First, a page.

Persons who are at high risk for progression to TB disease once infected should be given high priority for latent TB infection treatment.  Groups who should be given high priority for latent TB infection treatment include:

  • People with a positive TB blood test (interferon-gamma release assays, or IGRA) result
  • People with a tuberculin skin test (TST) reaction of five or more millimeters and who are
    • HIV-infected persons
    • Recent contacts to a patient with active TB disease
    • Persons with fibrotic changes on chest radiograph consistent with old TB
    • Organ transplant recipients
    • Persons who are immunosuppressed for other reasons (e.g., taking the equivalent of >15 mg/day of prednisone for 1 month or longer, taking TNF-α antagonists)
  • People with a TST reaction of 10 or more millimeters and who are
    • Persons from countries where TB is common, including Mexico, the Philippines, Vietnam, India, China, Haiti, and Guatemala, or other countries with high rates of TB. (Of note, people born in Canada, Australia, New Zealand, or Western and Northern European countries are not considered at high risk for TB infection, unless they spent time in a country with a high rate of TB.)
    • Injection drug users
    • Residents and employees of high-risk congregate settings (e.g., correctional facilities, nursing homes, homeless shelters, hospitals, and other health care facilities)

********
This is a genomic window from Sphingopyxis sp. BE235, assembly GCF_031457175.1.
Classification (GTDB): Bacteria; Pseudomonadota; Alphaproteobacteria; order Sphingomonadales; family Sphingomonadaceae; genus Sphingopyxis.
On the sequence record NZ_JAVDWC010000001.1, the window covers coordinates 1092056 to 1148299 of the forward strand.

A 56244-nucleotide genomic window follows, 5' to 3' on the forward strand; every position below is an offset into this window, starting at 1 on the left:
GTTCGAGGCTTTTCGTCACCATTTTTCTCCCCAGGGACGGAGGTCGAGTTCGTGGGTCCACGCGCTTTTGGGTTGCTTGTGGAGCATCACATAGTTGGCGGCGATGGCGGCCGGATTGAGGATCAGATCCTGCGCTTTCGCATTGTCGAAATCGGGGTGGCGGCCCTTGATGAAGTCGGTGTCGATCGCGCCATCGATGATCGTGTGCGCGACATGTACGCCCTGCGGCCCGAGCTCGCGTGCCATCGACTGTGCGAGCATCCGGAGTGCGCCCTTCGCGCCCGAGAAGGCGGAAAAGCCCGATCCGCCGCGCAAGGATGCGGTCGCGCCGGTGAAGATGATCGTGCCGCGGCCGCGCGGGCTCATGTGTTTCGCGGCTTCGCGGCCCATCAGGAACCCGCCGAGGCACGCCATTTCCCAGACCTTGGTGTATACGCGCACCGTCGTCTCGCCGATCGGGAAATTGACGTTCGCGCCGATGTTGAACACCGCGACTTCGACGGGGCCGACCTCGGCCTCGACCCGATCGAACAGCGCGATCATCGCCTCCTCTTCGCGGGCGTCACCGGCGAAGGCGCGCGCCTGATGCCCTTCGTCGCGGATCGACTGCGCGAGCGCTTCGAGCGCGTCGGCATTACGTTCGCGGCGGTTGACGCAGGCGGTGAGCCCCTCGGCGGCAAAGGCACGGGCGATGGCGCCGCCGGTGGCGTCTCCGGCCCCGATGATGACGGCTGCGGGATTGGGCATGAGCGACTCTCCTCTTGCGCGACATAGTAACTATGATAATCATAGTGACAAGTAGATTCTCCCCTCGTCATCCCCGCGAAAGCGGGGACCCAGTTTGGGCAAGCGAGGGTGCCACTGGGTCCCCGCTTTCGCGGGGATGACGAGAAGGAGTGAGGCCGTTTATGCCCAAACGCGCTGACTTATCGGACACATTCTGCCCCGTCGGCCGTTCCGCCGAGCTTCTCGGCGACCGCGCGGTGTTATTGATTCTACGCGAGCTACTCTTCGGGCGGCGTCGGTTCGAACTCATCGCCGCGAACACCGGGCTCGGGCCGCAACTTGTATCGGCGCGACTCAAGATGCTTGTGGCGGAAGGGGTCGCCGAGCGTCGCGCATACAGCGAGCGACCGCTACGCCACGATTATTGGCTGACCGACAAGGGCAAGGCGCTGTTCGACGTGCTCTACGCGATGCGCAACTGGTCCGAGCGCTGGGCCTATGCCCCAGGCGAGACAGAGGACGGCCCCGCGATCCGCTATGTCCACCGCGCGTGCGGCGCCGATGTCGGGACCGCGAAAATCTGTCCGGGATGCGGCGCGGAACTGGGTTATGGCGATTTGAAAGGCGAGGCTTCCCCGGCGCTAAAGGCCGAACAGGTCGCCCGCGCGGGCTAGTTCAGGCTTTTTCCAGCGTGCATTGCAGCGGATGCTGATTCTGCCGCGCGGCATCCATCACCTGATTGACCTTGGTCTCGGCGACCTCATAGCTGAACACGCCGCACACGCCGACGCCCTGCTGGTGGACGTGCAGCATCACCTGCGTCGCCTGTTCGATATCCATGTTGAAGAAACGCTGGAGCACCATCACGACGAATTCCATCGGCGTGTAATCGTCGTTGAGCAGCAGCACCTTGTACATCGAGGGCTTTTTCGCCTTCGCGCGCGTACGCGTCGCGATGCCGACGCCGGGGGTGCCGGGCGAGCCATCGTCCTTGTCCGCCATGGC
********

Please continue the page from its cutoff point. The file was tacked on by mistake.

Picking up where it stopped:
• Mycobacteriology laboratory personnel
    • Children under four years of age, or children and adolescents exposed to adults in high-risk categories

Persons with no known risk factors for TB may be considered for treatment of latent TB infection if they have either a positive TB blood test (interferon-gamma release assays, or IGRA) result or if their reaction to the TST is 15 mm or larger. All testing activities should be accompanied by a plan for follow-up care for persons with latent TB infection or TB disease. Treatment of latent TB infection should be initiated after the possibility of TB disease has been excluded.

Clinicians should choose the appropriate treatment regimen based on the following:

  • drug susceptibility results of the presumed source case, if known
  • coexisting medical conditions
  • potential for drug–drug interactions

When choosing a treatment regimen for patients with HIV/AIDS, see the Guidelines for the Use of Antiretroviral Agents in Adults and Adolescents Living with HIVexternal icon.

Clinicians should contact state and local TB control offices for additional information on diagnosing and treating latent TB infection.

Clinicians should evaluate all patients for signs and symptoms of active TB disease before treatment of latent TB infection. See clinical guidelines for more information: Diagnosis of Tuberculosis in Children and Adultsexternal icon.

Prior to beginning treatment with three months of once-weekly isoniazid plus rifapentine (3HP), clinicians should consider liver function and other baseline blood tests for certain patients:

  • Consider a baseline hepatic chemistry blood test for older patients on an individual basis, especially for those taking medications for chronic medical conditions.